SACRAMENTO, Calif. — On a mountaintop clearing in the Sierra Nevada stands a tall metal platform holding a crude furnace and a box of silver iodide solution that some scientists believe could help offer relief from searing droughts.
This is a cloud-seeding machine designed to increase rainfall by spraying a chemical vapor into the clouds. Under the right conditions, it can help water droplets grow heavy, coalesce and fall to the ground.
Faced with water shortages, growing populations and the threat that climate change could make matters worse, governments around the globe have increasingly turned to cloud seeding in an attempt to wring more rain and snow from the sky.
But the efforts are threatened by budget cuts in states struggling to begin an economic recovery and by critics who insist the technique is unproven and might pose a threat to the environment.
"When there is a drought in a particular country, they start looking at alternative sources of freshwater, and cloudy air is one source," said Duncan Axisa, a scientist at the National Center for Atmospheric Research in Boulder, Colo., who supports expanding cloud-seeding research.
Government agencies and utilities throughout the United States spend an estimated $15 million a year on cloud seeding, and the number of projects has jumped by nearly a third in the last decade.
But spending in the United States is far lower than in many other countries. China spends an estimated $100 million a year on cloud-seeding efforts that include using anti-aircraft guns and rocket launchers to blast the sky with silver iodide.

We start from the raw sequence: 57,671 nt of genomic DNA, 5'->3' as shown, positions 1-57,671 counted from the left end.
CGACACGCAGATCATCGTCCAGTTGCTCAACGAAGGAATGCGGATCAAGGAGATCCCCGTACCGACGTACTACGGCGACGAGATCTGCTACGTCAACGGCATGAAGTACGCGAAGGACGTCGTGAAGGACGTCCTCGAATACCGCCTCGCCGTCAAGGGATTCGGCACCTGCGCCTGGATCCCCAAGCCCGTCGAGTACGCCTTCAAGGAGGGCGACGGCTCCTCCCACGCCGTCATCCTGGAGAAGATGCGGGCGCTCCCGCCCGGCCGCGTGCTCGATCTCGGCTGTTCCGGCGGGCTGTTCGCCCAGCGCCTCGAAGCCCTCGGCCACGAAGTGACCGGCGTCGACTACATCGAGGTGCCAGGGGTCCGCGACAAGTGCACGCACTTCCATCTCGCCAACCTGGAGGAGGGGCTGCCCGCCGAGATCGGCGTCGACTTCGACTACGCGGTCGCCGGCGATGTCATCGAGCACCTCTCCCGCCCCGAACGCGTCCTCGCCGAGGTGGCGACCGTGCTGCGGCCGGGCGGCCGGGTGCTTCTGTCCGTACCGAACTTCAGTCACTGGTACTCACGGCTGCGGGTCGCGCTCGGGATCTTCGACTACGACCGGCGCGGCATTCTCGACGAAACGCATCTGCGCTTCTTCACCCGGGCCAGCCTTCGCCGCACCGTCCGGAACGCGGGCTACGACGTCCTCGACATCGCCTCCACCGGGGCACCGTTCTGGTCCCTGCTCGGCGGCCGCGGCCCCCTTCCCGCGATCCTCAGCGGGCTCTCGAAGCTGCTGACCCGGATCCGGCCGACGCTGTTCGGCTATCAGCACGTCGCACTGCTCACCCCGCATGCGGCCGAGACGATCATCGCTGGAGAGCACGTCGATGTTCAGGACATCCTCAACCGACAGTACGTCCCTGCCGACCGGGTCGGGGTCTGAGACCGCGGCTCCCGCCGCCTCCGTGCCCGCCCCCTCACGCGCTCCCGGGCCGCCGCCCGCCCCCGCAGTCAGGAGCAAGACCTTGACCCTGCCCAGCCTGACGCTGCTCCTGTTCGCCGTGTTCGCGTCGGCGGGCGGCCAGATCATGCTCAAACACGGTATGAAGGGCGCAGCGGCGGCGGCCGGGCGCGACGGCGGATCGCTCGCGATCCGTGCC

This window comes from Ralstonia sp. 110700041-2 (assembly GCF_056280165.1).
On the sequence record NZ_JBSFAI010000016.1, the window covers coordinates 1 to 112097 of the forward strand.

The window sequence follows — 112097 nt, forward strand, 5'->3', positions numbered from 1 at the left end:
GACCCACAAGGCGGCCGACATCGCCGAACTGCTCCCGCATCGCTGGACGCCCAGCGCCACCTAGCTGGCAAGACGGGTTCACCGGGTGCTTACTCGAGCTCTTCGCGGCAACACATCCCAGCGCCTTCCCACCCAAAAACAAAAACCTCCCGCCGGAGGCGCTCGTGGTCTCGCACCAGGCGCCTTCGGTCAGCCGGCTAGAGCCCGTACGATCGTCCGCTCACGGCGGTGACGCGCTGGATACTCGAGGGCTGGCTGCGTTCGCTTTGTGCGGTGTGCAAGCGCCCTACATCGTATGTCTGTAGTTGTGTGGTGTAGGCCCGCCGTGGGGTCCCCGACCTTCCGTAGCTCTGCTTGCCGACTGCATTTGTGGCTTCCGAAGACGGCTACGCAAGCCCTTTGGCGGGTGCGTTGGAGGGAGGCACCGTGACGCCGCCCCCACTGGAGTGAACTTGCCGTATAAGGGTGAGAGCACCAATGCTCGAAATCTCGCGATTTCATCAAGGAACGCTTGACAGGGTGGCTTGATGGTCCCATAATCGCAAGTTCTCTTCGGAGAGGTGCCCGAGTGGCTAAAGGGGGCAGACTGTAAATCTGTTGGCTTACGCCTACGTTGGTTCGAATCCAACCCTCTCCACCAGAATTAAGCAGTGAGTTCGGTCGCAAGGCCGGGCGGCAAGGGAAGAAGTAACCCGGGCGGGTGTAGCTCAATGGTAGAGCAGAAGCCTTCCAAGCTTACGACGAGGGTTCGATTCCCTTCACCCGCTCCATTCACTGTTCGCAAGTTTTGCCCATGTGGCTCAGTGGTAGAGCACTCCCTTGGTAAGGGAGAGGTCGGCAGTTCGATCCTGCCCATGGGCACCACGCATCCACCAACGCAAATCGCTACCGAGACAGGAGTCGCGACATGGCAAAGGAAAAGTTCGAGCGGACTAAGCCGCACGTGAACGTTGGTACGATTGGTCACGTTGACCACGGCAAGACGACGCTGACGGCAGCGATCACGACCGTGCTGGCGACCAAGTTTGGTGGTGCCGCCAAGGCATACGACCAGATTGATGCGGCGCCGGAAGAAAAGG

"What's going on in the U.S. is tiny," said Arlen Huggins, an associate research scientist at the Desert Research Institute in Reno, Nevada. "There's more being done outside the U.S. than here."
Other countries conducting cloud-seeding research include Australia, France, Greece, Saudi Arabia, Turkey and Venezuela.
Utilities are big backers
In the U.S., utilities that run hydroelectric dams are among the most active cloud seeders. They say it is a cost-effective way to increase limited water supplies by 10 percent or more. Cloud seeding is also used in Texas and the Midwest to make hail smaller, reducing crop damage.
Lack of federal funding has not stopped dozens of other cloud-seeding projects run by public agencies and private enterprise. In 2008, 63 projects in nine states were reported to the National Oceanic and Atmospheric Association. That's up from 48 a decade ago.
California officials estimate that cloud seeding throughout the Sierra Nevada mountains could produce another 300,000 to 400,000 acre-feet of water annually. An acre-foot is about enough water to supply a typical household for a year.
And proponents say cloud seeding is far cheaper than building a new dam or running ocean water through a desalination plant.
The National Research Council in 2003 found there was no convincing evidence to prove the technique works, but the panel's scientists acknowledged the potential and encouraged more study.
"I think there's more science necessary to understand what conditions it will work in and what won't work," said Roelof Bruintjes, a weather-modification expert at the National Center for Atmospheric Research in Boulder, Colorado. He was one of the authors of the 2003 report.
Scientists say weather conditions must be right for cloud seeding to work. In the Sierra Nevada, if passing storm clouds are cold enough, a meteorologist in San Francisco uses a radio signal to turn on PG&E's mountaintop cloud seeder. The invisible silver iodide vapor is carried by the wind into the clouds, and it can begin to snow within 15 to 30 minutes.
Clouds can also be seeded by airplanes equipped to release the vapor.
Questions have been raised about the environmental effects, including whether the silver iodide solution used to stimulate snow harms water supplies. Silver iodide is a salt that does not dissolve in water.
The Weather Modification Association, which has a board comprised of federal researchers and program operators, published a study last summer concluding that years of research have shown no "environmentally harmful effects" from silver iodide.
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